• In many ways, its aesthetics and idealism make Court feel reminiscent of Indian parallel cinema of the 1970s. However, Tamhane’s storytelling is distinctively contemporary and he’s careful to ensure Court doesn’t become preachy, self-indulgent or slow (standard problems that make so many Indian parallel film classics seem dated today). Perhaps one of the more depressing aspects of placing Court in the chronology of Indian cinema is realising that Tamhane’s film belongs to a tradition of cinematic dissent that couldn’t pierce our apathy as a society.

  • Menaka Rao
    Menaka Rao


    Court does offer a wonderful portrayal of India’s legal system. Given what Bollywood titles ranging from Damini to Jolly LLB have done to caricature the courtroom, this film is long overdue. Court comes closest to showing how an actual court functions. It captures the impact those undramatic courtrooms have on people who are unwittingly trapped in the labyrinth justice system.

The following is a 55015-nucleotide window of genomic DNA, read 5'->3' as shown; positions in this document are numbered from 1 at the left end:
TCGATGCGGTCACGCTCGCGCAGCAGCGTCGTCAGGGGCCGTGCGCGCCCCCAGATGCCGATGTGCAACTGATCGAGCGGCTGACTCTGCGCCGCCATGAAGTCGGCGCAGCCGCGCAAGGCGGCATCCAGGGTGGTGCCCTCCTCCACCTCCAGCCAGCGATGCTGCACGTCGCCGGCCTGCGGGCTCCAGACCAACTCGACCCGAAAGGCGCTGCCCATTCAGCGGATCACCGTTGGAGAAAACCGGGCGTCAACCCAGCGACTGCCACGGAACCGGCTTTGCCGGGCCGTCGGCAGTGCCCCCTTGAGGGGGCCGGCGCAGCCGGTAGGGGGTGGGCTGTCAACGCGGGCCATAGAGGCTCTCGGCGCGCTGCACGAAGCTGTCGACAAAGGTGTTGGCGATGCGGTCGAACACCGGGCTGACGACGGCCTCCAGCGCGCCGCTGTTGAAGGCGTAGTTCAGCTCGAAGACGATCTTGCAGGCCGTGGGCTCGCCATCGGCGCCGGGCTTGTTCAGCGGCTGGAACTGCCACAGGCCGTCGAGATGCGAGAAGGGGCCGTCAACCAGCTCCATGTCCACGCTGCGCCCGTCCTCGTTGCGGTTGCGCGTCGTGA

• This is a delicious slice-of-life film that puts forth various issues, and celebrates the unintended and often dark humour that we see all around us. As the lights dim on a closed courtroom, we understand the director is making a symbolic point. Indians often say that one should keep away from the ‘chakkar’ of courts and hospitals as far as possible. The film shows us why. And it’s sad, sad indeed.

  • Court effortlessly manifests that hardcore realism can serve as an engaging experience. No wonder it is indisputably the best debut of the times and Tamhane gets everything right, something that is sure to leave many of his contemporaries as well as seasoned filmmakers in awe. Films like this make me believe that the resurgence of Marathi cinema is truly a thing of reality. If anything, resurgence at its staggering best.

  • Rahul Desai
    Rahul Desai
    Mumbai Mirror


    The painstaking strength of this film could also be misconstrued as its weakness; Court is perhaps so good a movie that it doesn’t look like one. It is unyielding, funny, mundane, occasionally boring and thought provoking, if only in hindsight. Just like life. Live it.

  • Anuj Kumar
    Anuj Kumar
    The Hindu


    An accomplished piece of work whose natural tone is surreal…

  • Murtaza Ali Khan
    Murtaza Ali Khan


    Although, it’s not meant for casual viewing, Court has something to offer to everyone. The students of cinema most definitely need to study it. Court is a film that needs to be watched!